2 Replies Latest reply on Jul 8, 2018 9:07 AM by brauliobo

    ryzen on linux and turbo boost xfr


      I have a Ryzen 1700X running (no OC).  In windows, I see clock speeds vary from ~2GHz (idle) to 3.9GHz (full load, 3.4 stock + 400MHz boost + 100MHz XFR).


      However, in Debian linux with kernel 4.11 with the ondemand governor, I don't see the same scaling limits.

      cat /sys/devices/system/cpu/cpu0/cpufreq/scaling_available_frequencies
      3400000 3000000 2200000


      Under idle, I see 2.2GHz, but then it maxes out at 3.4GHz.  I never see it boost.


      Is Turbo Boost + XFR only a Windows thing right now?




      Unfortunately, I do not have


      so that means the acpi_cpufreq driver thinks the Ryzen does not support boost.  Although, in each individual cpu policy (/sys/devices/system/cpu/cpufreq/policy0), I do see a cpb and it is set to 0.  The cpb is supposed to be for older legacy AMD processors, but I'm wondering if Ryzen still supports cpb, or it has to be the boost file in ../cpufreq



      I tried writing 1 to cpb, but I kept getting an invalid argument error.

      Anyway, so it seems that you can't actually rely on the information in /proc and /sys to give you accurate realtime speeds of your clock.

      Geekblog: Check if AMD's Turbo Core is working on Linux

      This helped me see what the clocks were actually performing at.  Ryzen only boosts certain cores temporarily.  I could see on average the core clocks were >3.4Ghz

      However, there should still exist /sys/devices/system/cpu/cpufreq/boost, so I reached out to the acpi-cpufreq developer to see why AMD Ryzen is not being recognized as supporting boost.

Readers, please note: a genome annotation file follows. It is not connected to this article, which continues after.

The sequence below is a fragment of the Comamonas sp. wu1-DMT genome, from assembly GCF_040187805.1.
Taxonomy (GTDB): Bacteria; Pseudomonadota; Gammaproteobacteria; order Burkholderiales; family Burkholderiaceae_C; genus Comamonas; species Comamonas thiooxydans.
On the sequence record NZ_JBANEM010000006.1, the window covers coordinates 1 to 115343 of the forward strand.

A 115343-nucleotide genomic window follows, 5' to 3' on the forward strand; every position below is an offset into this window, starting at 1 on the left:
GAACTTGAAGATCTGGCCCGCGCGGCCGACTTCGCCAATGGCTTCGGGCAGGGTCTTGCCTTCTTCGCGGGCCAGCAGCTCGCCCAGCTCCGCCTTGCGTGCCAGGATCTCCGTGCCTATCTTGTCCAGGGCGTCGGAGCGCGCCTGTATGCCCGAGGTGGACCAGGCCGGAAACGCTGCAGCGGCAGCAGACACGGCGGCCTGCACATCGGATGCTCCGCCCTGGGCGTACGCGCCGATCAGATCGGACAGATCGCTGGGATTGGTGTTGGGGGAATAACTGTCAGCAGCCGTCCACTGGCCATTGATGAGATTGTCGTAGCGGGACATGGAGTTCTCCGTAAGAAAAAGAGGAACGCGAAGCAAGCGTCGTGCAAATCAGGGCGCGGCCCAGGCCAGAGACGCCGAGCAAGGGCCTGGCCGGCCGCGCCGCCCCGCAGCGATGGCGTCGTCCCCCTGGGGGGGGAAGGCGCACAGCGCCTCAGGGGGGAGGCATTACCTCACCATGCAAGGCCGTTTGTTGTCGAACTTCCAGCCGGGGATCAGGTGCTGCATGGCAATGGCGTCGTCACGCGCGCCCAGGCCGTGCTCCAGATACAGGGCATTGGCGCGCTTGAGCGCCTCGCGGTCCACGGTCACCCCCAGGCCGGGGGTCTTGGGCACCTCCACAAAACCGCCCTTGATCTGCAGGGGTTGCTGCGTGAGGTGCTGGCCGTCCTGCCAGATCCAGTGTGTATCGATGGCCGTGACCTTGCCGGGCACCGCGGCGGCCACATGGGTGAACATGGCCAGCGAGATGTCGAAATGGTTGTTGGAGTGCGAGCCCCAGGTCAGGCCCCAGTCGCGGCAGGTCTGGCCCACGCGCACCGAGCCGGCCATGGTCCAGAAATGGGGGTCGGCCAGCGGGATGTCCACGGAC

• Re: ryzen on linux and turbo boost xfr

          I have a Ryzen 1800X running Debian Stretch with Buster's 4.12 kernel installed on an Asus Prime B350M-E motherboard. I was suspicious that the CPU wasn't boosting up to the higher clock speeds so I spent a while fiddling about in the BIOS before I found your post that explained why none of the usual reporting methods are telling the truth.


          Running the BIOS "OC Tuner" caused the BIOS to overclock the CPU from 3.6GHz to 3.85GHz, but doing so appears to also disable the "Turbo-Core" boost. I only realised this when I couldn't reproduce your cpufreq-aperf results.


          Disabling "OC Tuner" (which isn't straightforward since the only other available option is "keep current settings") caused the "maximum" CPU speed to go back to 3.6GHz. This re-enabled boost so cpufreq-aperf now reports CPUs running at over 4GHz.


          I've had a lot of trouble finding reliable Ryzen on Linux information, so your post was very useful. Thanks.



          • Re: ryzen on linux and turbo boost xfr

            same here with ryzen 2500U, any solution found?